From developing biomass energy projects on the Quinault Indian Nation in Washington and tribal and intertribal wind projects in the Great Plains, to energy-efficiency improvement efforts on the Cherokee Indian Reservation in North Carolina and the sustainable community designs being pursued on the Lakota reservations in the Dakotas, tribes are investigating ways to reduce future climate changes. Click on the image for a larger view, or visit the Tribal Energy Project Maps from the U.S. Department of Energy.
Research demonstrates that both mitigation (efforts to reduce future climate changes) and adaptation (efforts to reduce the vulnerability of society to climate change impacts) are needed in order to minimize the damages from human-caused climate change and to adapt to the pace and magnitude of changes that will occur. There is mounting evidence that risk and vulnerability of indigenous peoples in the United States will increase substantially unless global emissions of heat-trapping gases are greatly reduced. Adaptation and mitigation are closely linked—adaptation efforts may become more difficult or costly if significant mitigation actions are not taken immediately. Therefore, many Tribal Nations are adopting more proactive mitigation responses.
Tribal governments have authority to set policies and adopt their own climate initiatives and energy policies to reduce greenhouse gas emissions. Intertribal groups may also help support mitigation actions on a larger scale. For example, the Fond du Lac Tribe has signed the Kyoto Protocol and the Ogalala Sioux Tribe was the first official tribal member of ICLEI–Local Governments for Sustainability USA.
Reducing carbon emissions
Some tribes are helping to reduce CO2 emissions from energy end-use and infrastructure by integrating energy-efficient components and systems, including buildings, vehicles, appliances, and electric grid systems. Other tribes are cutting CO2 emissions from energy supply by promoting renewable energy sources, such as wind, solar, and bioenergy. The U.S. Department of Energy (DOE) is providing nationwide funding for a broad range of programs for energy research, development, and demonstration on tribal lands (see DOE Tribal Energy Projects projects by state, year, technology, or project type).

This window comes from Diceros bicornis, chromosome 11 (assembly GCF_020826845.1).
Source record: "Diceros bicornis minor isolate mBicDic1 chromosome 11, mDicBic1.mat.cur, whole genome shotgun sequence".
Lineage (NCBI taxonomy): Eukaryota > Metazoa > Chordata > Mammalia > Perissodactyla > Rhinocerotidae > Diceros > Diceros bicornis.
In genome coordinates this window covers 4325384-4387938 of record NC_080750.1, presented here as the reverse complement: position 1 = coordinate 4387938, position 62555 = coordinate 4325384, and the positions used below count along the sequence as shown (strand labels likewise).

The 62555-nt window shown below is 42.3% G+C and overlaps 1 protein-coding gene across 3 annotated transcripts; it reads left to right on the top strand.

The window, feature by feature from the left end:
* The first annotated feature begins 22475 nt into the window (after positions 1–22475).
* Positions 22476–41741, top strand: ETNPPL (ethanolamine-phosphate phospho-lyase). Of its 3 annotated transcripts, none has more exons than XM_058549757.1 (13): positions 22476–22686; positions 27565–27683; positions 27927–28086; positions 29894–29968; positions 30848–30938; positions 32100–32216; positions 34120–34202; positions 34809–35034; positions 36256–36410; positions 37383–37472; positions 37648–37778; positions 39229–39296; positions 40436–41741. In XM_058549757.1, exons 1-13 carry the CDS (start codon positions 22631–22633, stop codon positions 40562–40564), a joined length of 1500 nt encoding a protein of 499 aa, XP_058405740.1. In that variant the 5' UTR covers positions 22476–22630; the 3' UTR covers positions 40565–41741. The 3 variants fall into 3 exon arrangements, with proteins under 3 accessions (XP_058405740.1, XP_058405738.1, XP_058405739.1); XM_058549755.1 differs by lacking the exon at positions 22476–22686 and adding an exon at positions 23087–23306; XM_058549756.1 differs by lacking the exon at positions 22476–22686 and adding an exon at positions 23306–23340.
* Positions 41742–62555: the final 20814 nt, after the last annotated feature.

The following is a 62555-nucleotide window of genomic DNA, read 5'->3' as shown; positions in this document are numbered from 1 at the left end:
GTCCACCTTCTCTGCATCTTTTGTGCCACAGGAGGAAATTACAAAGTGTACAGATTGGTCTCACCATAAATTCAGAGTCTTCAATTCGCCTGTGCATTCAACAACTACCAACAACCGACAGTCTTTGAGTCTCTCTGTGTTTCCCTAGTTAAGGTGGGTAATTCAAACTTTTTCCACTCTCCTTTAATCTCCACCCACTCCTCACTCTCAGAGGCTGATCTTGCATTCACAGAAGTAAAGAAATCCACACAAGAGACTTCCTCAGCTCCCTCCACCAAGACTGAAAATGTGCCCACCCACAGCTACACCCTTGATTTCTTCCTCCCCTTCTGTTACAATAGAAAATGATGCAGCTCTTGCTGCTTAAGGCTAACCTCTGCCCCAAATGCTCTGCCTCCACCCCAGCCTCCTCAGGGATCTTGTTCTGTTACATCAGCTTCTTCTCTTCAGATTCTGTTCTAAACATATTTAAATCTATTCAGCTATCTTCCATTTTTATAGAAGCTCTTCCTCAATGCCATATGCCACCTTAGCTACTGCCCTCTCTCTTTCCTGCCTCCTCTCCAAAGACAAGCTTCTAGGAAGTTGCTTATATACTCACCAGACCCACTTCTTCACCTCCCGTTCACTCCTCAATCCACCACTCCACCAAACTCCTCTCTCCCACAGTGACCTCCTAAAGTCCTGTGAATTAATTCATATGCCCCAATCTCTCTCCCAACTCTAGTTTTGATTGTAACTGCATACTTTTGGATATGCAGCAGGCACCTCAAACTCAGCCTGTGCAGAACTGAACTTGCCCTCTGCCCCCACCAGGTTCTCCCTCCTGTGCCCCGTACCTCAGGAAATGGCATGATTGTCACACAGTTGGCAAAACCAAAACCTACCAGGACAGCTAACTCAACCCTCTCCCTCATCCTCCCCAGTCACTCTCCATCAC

Carbon storage in land ecosystems, especially forests, has offset approximately 17 percent of annual U.S. fossil fuel emissions over the past several decades—but this carbon “sink” may not be sustainable. The persistence of these carbon sinks depends on the relative effects of several interacting factors, including:
- Recovery from historical land-use change,
- Atmospheric CO2 and nitrogen deposition,
- Natural disturbances, and
- The effects of climate variability and change—particularly drought, wildfires, and changes in the length of the growing season.
Droughts and other disturbances, such as fire and insect infestations, have already converted some U.S. land regions from carbon sinks into carbon sources. However, some tribes are actively managing forests by planting trees and protecting existing stands. These forests may serve as carbon reserves for the future, while simultaneously increasing wildlife habitat, providing cover for temperature-sensitive lowland areas (streams and ponds), and enhancing water quality—all of which can have positive effects on ecosystems' stability, diversity, and integrity.
The intersection of mitigation and adaptation strategies
There are various ways in which mitigation efforts and adaptation measures intersect. For example, many adaptation strategies require dedicated land use, such as wildlife corridors or expanded conservation areas. These strategies may preclude using land for carbon-sink mitigation strategies (such as biomass planting)...or they may actually enhance these efforts. These intersections merit further research, as climate impacts affect vegetation, ecosystem productivity, and carbon storage. Forward thinking and comprehensive planning is needed in order for tribes, government agencies, and others to take effective mitigation actions. Tribal Nations must plan ahead to ensure that mitigation and adaptation strategies are complementary in order to build comprehensive community resiliency, while carefully incorporating traditional knowledges (TKs) in these efforts to maximize cultural benefits. For more information on TKs, see the Tribal Nations topic discussion and the Guidelines for Considering Traditional Knowledges in Climate Change Initiatives tool.
The preceding text was excerpted and adapted from the report Climate Change Impacts in the United States: The Third National Climate Assessment (Chapter 27: Mitigation and Chapter 12, Indigenous Peoples, Lands, and Resources).